A classic cocktail party is a great option if your parents (or you) are hosting the party at home (or in someone else’s home). Limit catering to canapes and serve a selection of alcoholic and non-alcoholic drinks – a signature cocktail (or two) named after the two of you or some aspect of your relationship makes a lovely touch. This sort of setting allows you to mingle freely with all your guests (and for them to meet one another) and you may also want to include a couple of toasts (you’ll certainly want to thank your hosts, if nothing else). Decor can be as simple or elaborate as you choose – beautiful flowers are never amiss, and you may want to set up a few tables or breakout areas for guests to relax in. Make sure to arrange the party area so that guests have easy access to the couple, since everyone is going to want a chance to chat and congratulate them. If you don’t have a suitable home venue for this sort of party, another option is to rent a private home – a great resource for this is Amazing Spaces, which has some gorgeous locations round the country. Instead of a cocktail party, another backyard option is the typical South African braai – there’s nothing wrong with keeping things low-key and even asking guests to bring and braai, as they might normally do, if you’re on a budget. It’ll certainly create a lovely relaxed atmosphere.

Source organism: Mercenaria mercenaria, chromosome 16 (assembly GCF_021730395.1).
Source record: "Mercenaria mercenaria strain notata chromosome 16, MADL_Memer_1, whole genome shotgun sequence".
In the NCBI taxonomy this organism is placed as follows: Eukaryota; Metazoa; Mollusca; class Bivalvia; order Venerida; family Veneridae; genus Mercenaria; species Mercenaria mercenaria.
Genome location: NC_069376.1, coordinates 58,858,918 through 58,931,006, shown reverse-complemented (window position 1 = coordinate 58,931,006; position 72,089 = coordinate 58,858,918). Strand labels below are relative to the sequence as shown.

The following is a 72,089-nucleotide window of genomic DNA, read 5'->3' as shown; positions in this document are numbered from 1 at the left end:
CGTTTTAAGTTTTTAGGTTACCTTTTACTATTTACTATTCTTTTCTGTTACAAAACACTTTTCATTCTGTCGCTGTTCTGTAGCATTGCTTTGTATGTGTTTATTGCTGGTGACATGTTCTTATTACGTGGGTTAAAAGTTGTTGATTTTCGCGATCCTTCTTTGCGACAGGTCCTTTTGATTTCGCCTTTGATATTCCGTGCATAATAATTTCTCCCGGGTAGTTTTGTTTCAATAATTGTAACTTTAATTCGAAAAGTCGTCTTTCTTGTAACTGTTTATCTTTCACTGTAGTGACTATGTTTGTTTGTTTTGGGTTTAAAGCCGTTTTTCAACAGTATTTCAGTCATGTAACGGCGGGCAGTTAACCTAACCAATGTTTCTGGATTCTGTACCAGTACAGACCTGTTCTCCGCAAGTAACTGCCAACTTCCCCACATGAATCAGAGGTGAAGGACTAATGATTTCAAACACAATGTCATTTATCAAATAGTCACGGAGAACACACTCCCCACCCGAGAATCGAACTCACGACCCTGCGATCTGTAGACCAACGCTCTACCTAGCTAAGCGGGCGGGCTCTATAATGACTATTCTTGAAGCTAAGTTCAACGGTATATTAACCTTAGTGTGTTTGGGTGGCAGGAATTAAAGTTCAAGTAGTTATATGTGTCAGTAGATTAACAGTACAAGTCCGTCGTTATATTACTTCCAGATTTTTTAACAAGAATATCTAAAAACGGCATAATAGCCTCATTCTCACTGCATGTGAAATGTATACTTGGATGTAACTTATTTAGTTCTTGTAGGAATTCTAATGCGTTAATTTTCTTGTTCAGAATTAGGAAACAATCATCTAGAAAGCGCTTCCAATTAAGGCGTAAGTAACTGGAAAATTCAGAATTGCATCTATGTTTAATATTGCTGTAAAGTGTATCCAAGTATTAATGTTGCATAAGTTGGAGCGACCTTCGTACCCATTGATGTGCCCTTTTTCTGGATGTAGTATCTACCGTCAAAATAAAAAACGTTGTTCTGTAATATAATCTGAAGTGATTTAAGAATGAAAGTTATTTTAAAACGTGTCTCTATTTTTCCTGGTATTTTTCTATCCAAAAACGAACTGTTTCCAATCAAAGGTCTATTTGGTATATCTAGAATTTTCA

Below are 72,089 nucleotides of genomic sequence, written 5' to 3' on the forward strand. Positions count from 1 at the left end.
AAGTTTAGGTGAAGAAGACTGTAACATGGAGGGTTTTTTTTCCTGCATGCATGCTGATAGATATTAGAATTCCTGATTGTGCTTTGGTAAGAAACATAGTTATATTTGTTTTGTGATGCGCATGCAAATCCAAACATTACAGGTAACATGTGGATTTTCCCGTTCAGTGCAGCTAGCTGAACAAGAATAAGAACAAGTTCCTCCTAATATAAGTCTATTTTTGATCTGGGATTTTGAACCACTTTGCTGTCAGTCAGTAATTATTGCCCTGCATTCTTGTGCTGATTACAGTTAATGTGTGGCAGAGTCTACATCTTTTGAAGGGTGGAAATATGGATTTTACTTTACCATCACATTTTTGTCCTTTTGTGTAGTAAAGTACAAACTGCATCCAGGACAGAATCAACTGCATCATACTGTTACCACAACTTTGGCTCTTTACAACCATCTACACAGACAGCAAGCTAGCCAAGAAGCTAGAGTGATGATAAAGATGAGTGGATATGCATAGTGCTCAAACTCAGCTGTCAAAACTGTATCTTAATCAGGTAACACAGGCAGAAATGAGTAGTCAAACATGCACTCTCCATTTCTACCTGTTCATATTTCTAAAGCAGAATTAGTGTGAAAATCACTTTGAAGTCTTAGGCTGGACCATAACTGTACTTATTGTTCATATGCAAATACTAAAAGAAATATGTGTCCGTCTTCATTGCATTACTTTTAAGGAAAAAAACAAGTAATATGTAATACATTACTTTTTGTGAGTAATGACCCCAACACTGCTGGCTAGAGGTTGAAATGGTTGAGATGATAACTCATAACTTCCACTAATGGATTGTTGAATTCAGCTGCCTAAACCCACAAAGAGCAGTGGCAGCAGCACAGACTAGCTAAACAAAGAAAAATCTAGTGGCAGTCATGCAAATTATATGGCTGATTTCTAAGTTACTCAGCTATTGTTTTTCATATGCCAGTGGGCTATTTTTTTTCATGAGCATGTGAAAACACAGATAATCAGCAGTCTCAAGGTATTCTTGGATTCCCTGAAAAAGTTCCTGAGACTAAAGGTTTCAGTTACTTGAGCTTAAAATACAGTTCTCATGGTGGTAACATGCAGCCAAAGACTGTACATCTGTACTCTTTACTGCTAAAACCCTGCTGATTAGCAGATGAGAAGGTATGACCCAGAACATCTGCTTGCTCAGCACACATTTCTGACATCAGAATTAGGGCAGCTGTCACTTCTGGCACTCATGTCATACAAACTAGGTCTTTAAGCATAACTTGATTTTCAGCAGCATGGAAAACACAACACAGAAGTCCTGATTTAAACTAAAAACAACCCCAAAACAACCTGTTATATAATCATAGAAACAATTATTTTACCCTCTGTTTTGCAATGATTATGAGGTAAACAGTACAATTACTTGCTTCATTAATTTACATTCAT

- A farm-to-table engagement party via Wedding Chicks
- A cosy autumn bonfire engagement via Style Me Pretty
- Backyard party with pizza oven via Polkadot Bride
The party at a bar/restaurant
If a home venue isn’t available, a low-hassle option is to hire a room or private area in a favourite bar, especially if that means taking advantage of gorgeous views or stunning decor. Or how about hiring out a boat? There’s nothing quite like a sunset cruise around the V&A Waterfront to get guests in a celebratory mood. Your choice of venue could be anything from your treasured local to an up-and-coming hotspot – or why not go back to the place where you had your first date, or where he proposed?
- Vintage modern engagement party via Hostess with the Mostess